Showing does have its critics, and not just from within the animal rights lobby. There are also critics within the livestock sector and, if I am completely honest, it is a point of view that I don’t altogether disagree with. Many would argue that with showing there is a tendency to shift the focus on breeding away from purely commercial attributes. An absolutely classic, albeit non-sheep, example would be the division that has opened up within the Border Collie world; once it was recognised as a breed by the Kennel Club, breed points became the overwhelming consideration amongst some breeders, to the point where we now have two distinct and very different strains of Border Collie, one branch of which would not recognise a sheep if they tripped over one. An extreme example, but I’m sure you get my point.
Frequently heard comments around a show ring might be: “That’s a good breeder’s ram” or “That’s a good commercial sheep.” Shouldn’t the two be the same thing? If they are not, aren’t we doing something wrong? (NB rare breeds excepted; other considerations then become important).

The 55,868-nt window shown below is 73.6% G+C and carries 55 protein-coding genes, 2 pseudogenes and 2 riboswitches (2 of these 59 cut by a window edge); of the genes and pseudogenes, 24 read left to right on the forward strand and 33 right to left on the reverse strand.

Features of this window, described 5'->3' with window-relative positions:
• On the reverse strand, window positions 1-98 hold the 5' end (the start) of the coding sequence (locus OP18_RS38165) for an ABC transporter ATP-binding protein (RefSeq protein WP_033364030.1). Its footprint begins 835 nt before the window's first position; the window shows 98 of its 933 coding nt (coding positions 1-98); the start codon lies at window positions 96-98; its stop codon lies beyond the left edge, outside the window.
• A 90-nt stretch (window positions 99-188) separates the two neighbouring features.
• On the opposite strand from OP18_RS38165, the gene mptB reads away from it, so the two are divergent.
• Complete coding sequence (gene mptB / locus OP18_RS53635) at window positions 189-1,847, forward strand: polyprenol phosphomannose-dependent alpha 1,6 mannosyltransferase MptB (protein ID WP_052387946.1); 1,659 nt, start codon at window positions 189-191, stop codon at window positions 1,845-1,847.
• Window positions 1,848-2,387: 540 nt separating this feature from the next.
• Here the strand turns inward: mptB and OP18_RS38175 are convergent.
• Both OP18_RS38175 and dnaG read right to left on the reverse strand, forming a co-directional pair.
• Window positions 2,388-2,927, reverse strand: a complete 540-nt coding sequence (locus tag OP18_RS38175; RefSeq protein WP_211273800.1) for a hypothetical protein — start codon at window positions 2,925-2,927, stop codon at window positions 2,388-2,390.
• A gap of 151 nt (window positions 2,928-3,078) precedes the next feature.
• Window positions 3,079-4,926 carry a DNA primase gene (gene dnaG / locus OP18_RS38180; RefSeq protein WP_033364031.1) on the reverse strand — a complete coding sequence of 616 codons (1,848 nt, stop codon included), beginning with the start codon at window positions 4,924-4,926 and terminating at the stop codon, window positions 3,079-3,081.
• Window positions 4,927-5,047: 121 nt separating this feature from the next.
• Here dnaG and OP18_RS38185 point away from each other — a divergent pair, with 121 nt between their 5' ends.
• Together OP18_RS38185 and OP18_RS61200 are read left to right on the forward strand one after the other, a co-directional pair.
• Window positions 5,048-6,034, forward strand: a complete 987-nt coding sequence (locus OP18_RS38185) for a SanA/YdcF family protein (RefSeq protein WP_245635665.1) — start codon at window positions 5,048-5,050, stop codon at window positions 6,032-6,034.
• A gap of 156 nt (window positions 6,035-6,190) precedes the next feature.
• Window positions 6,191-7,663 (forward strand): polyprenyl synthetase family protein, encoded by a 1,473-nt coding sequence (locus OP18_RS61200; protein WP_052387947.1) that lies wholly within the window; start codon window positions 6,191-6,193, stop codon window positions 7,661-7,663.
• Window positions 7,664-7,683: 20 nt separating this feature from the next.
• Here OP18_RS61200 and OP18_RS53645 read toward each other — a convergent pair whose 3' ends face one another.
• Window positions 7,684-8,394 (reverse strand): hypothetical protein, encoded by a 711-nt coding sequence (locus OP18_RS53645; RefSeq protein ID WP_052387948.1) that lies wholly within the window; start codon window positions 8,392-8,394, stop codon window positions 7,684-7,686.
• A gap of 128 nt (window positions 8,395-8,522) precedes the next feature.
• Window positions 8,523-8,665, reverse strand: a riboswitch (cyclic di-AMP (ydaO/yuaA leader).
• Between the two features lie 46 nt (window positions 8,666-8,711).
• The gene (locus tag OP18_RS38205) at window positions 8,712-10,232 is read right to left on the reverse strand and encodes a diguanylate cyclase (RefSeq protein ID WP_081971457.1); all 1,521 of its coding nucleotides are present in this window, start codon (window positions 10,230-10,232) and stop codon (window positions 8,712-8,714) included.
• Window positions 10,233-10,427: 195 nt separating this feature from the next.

Size is another issue; as a Society judge for many years I know that it is easy to be impressed by size. First impressions do count for a lot, but as the saying goes: “Size isn’t everything.” All too frequently size may be misleading; with some breeds it is earlier lambing, to get ever bigger lambs into the show ring, with others size comes not from breeding but out of a bag and with some a combination of both. My view (others may disagree) is and always has been that showing should be about presenting good examples of a breed, but good commercial sheep. This does not mean that they shouldn’t be well turned-out and presented, but they should be honest sheep. I and, I am sure, many other producers, have purchased big, strong rams in the past, taken them home and seen them simply melt. Will I buy from the same breeder again? No chance. I will however, if circumstances permit, be back to showing next year and looking forward to it.